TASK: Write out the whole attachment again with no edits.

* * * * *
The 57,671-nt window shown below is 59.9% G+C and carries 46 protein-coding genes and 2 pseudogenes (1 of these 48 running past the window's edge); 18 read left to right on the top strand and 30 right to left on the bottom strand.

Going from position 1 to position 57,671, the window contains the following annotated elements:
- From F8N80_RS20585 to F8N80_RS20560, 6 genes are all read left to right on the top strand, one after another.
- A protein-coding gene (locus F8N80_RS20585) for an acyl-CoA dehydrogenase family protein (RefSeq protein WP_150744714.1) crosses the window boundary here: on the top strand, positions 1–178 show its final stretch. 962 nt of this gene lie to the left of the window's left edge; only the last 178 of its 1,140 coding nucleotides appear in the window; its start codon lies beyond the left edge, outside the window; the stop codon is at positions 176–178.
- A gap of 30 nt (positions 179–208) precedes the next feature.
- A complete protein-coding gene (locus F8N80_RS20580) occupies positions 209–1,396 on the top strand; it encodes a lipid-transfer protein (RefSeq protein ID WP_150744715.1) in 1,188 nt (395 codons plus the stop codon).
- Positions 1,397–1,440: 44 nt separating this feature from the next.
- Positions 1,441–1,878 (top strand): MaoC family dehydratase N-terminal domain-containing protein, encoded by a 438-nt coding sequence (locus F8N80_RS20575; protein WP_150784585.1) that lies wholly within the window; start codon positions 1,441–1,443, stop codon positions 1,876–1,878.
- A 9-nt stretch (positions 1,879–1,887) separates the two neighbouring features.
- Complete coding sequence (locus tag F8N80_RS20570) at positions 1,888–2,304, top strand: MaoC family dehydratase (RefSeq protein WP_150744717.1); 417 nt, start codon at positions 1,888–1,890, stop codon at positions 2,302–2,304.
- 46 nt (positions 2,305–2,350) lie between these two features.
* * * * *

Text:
The 57,671-nt window shown below is 59.9% G+C and carries 46 protein-coding genes and 2 pseudogenes (1 of these 48 running past the window's edge); 18 read left to right on the top strand and 30 right to left on the bottom strand.

Going from position 1 to position 57,671, the window contains the following annotated elements:
- From F8N80_RS20585 to F8N80_RS20560, 6 genes are all read left to right on the top strand, one after another.
- A protein-coding gene (locus F8N80_RS20585) for an acyl-CoA dehydrogenase family protein (RefSeq protein WP_150744714.1) crosses the window boundary here: on the top strand, positions 1–178 show its final stretch. 962 nt of this gene lie to the left of the window's left edge; only the last 178 of its 1,140 coding nucleotides appear in the window; its start codon lies beyond the left edge, outside the window; the stop codon is at positions 176–178.
- A gap of 30 nt (positions 179–208) precedes the next feature.
- A complete protein-coding gene (locus F8N80_RS20580) occupies positions 209–1,396 on the top strand; it encodes a lipid-transfer protein (RefSeq protein ID WP_150744715.1) in 1,188 nt (395 codons plus the stop codon).
- Positions 1,397–1,440: 44 nt separating this feature from the next.
- Positions 1,441–1,878 (top strand): MaoC family dehydratase N-terminal domain-containing protein, encoded by a 438-nt coding sequence (locus F8N80_RS20575; protein WP_150784585.1) that lies wholly within the window; start codon positions 1,441–1,443, stop codon positions 1,876–1,878.
- A 9-nt stretch (positions 1,879–1,887) separates the two neighbouring features.
- Complete coding sequence (locus tag F8N80_RS20570) at positions 1,888–2,304, top strand: MaoC family dehydratase (RefSeq protein WP_150744717.1); 417 nt, start codon at positions 1,888–1,890, stop codon at positions 2,302–2,304.
- 46 nt (positions 2,305–2,350) lie between these two features.